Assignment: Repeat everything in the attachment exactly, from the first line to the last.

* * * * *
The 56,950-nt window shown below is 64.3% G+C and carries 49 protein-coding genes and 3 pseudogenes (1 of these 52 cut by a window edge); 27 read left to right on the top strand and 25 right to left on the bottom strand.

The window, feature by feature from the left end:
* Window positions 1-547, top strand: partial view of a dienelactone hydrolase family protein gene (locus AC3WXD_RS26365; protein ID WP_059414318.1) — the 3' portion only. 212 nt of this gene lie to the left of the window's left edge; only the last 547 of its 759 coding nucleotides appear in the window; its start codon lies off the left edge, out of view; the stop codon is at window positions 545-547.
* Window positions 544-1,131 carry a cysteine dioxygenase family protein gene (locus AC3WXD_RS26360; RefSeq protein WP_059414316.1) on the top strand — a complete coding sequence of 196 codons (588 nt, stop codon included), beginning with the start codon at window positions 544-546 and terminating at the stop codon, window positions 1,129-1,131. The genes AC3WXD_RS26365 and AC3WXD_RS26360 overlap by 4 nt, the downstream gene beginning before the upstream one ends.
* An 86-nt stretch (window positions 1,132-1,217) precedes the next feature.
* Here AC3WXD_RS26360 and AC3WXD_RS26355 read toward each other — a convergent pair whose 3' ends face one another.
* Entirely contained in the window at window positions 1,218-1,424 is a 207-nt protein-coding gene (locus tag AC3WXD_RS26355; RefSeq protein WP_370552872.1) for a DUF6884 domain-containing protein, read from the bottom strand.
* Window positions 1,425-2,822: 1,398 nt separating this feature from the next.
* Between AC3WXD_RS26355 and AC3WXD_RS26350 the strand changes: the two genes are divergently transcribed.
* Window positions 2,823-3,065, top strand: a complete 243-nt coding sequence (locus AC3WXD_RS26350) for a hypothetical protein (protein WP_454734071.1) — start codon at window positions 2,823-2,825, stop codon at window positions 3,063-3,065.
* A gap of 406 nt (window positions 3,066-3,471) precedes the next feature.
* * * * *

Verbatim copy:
The 56,950-nt window shown below is 64.3% G+C and carries 49 protein-coding genes and 3 pseudogenes (1 of these 52 cut by a window edge); 27 read left to right on the top strand and 25 right to left on the bottom strand.

The window, feature by feature from the left end:
* Window positions 1-547, top strand: partial view of a dienelactone hydrolase family protein gene (locus AC3WXD_RS26365; protein ID WP_059414318.1) — the 3' portion only. 212 nt of this gene lie to the left of the window's left edge; only the last 547 of its 759 coding nucleotides appear in the window; its start codon lies off the left edge, out of view; the stop codon is at window positions 545-547.
* Window positions 544-1,131 carry a cysteine dioxygenase family protein gene (locus AC3WXD_RS26360; RefSeq protein WP_059414316.1) on the top strand — a complete coding sequence of 196 codons (588 nt, stop codon included), beginning with the start codon at window positions 544-546 and terminating at the stop codon, window positions 1,129-1,131. The genes AC3WXD_RS26365 and AC3WXD_RS26360 overlap by 4 nt, the downstream gene beginning before the upstream one ends.
* An 86-nt stretch (window positions 1,132-1,217) precedes the next feature.
* Here AC3WXD_RS26360 and AC3WXD_RS26355 read toward each other — a convergent pair whose 3' ends face one another.
* Entirely contained in the window at window positions 1,218-1,424 is a 207-nt protein-coding gene (locus tag AC3WXD_RS26355; RefSeq protein WP_370552872.1) for a DUF6884 domain-containing protein, read from the bottom strand.
* Window positions 1,425-2,822: 1,398 nt separating this feature from the next.
* Between AC3WXD_RS26355 and AC3WXD_RS26350 the strand changes: the two genes are divergently transcribed.
* Window positions 2,823-3,065, top strand: a complete 243-nt coding sequence (locus AC3WXD_RS26350) for a hypothetical protein (protein WP_454734071.1) — start codon at window positions 2,823-2,825, stop codon at window positions 3,063-3,065.
* A gap of 406 nt (window positions 3,066-3,471) precedes the next feature.